“Fun” may not be a recognized economic sector, but there are real businesses that qualify for that heading — and they have been dealing with very real business concerns. In fact, it is recognized that businesses which rely on people being “out and about” have been among the ones hardest hit by the pandemic.
Imagine the challenge for those of us in the business of gathering crowds having to settle on cardboard cutouts of customers. We went to a shortened season without customers and without revenues. But, like so many others in similar positions, we remained strong and resilient, knowing that normalcy would return, as would be the usual support of this generous community. And while awaiting our re-openings, we reinvented ourselves as we delivered our entertainment and services virtually, while devising safe, comfortable and contactless guidelines for our consumers in anticipation of welcoming them back with confidence. It was this planning and constant client communication that gave us all hope during times of uncertainty and financial stress like no other.
From verdant golf courses and pulsing video arcades at ground level to the colorful hot-air balloons that decorate many a morning sky, businesses that provide the escape of recreation and relaxation are important to our economy and to our individual well-being. In Business Magazine worked with a select sampling of these businesses to understand what it’s taken to be here today and where they go from here for this month’s cover story, “Fun Is Our Business.”
We are all abundantly aware that the business and employment disruptions and challenges over the past year and a half have spiked stress levels in every setting. In Business Magazine recently concluded a feature series that dealt with one manifestation of stress in the workplace — the potential of violent behavior — and in this June edition, “Workplace Stress: Facts and Fictions” begins a new series that will deal further with issues of stress.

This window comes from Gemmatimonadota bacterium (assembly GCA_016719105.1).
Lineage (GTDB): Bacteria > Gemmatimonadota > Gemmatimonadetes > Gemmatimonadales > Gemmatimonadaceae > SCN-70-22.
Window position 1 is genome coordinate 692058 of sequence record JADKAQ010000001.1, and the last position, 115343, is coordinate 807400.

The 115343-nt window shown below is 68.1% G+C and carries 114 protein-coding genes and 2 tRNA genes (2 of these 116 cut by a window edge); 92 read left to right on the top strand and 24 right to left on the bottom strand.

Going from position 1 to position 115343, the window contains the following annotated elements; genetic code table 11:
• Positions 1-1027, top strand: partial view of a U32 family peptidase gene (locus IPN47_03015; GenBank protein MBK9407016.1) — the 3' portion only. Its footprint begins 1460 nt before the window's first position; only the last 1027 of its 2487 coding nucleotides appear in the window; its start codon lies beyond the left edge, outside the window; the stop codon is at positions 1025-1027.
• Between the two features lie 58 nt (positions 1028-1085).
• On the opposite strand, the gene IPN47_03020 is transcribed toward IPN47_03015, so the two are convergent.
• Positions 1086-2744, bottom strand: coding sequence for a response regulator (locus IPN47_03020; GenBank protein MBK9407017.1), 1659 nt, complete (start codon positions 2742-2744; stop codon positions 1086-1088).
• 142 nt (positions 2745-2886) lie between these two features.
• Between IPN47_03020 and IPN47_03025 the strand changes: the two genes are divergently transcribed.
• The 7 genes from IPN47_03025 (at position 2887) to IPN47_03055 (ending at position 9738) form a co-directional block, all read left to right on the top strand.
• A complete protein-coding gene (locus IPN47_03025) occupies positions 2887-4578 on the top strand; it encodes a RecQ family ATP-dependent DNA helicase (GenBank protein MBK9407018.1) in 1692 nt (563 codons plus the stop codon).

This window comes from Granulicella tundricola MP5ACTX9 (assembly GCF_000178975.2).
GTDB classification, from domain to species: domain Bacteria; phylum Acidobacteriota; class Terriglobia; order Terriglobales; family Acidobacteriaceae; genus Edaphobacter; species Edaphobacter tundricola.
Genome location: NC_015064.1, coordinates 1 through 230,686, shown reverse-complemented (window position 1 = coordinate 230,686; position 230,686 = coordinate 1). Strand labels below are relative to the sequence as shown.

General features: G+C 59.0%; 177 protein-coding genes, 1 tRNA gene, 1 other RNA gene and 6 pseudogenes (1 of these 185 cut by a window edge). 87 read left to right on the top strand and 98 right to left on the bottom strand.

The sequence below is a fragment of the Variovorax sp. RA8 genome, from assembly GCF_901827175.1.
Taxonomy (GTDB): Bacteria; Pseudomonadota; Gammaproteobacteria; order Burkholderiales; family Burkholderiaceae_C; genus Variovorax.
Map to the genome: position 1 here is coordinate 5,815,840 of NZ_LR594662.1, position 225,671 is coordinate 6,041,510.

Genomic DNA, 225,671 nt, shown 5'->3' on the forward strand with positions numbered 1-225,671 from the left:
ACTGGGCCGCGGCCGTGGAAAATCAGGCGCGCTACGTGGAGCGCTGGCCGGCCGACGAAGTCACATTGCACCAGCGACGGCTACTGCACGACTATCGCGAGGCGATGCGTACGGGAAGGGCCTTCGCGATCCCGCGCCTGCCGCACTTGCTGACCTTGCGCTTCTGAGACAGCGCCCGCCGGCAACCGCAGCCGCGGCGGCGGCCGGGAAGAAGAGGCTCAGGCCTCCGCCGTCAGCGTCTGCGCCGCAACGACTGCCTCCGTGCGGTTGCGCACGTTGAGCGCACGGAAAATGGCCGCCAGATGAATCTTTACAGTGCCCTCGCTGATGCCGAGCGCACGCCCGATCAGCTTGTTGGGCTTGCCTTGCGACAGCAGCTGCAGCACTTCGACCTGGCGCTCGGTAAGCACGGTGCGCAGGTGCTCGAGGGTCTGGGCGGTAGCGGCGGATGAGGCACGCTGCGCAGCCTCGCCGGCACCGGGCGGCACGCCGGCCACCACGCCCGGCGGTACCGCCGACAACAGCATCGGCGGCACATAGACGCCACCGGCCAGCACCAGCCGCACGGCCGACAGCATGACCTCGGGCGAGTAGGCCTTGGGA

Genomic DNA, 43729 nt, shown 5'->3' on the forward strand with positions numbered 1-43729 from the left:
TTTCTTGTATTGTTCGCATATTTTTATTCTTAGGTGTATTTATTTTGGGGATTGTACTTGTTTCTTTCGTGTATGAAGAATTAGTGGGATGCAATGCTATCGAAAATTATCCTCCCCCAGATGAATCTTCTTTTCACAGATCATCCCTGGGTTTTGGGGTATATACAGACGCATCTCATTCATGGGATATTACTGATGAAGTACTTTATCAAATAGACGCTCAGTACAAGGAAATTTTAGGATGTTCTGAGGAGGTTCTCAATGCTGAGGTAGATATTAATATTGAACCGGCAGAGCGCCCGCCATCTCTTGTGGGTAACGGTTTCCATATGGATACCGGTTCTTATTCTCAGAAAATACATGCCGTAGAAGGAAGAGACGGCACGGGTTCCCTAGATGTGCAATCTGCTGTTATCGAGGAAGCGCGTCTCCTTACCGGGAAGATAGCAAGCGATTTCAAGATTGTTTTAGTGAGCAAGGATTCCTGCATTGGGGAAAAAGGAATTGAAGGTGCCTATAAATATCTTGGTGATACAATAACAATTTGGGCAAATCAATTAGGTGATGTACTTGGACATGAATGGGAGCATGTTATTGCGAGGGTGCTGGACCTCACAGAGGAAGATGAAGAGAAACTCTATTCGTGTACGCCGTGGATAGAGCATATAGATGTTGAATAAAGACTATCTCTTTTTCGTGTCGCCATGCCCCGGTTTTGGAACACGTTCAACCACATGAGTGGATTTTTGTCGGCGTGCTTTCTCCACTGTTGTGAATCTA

Some changes to the legal industry and to payroll taxes have potential to ease some sources of stress, but it’s important first to understand those changes. Eric Stenson explains the Employee Retention Credit in this month’s Economy feature, and in this month’s Legal feature, Alex Karam discusses potential benefits and pitfalls of Arizona opening the legal profession to non-lawyers.
For Social Impact, Tyler Butler introduces us to a business created to serve the unique needs of one population (seniors suffering in isolation), and in Roundtable, Jeff Korzenik makes a case for fulfilling the needs of another population (ex-cons suffering unemployment) — with both cases offering benefit to business.
Trends in healthcare, advances in technology and more about what matters to business and businesses in our community is what makes In Business Magazine a valuable resource. I’m pleased to help present this June edition, and hope you enjoy this month’s articles.
President and CEO
Derrick Hall is president and CEO of the Arizona Diamondbacks and the fourth-longest tenured CEO in Major League Baseball. Since taking charge, he has implemented, FAWTSY, a unique and personal customer service policy, and two employee rewards programs that have proven highly successful. His involvement on the Arizona Diamondbacks Foundation board has resulted in $70 million of donations to Arizona nonprofits since 1997. He is also an active member of many local boards, associations, committees and other charitable organizations.
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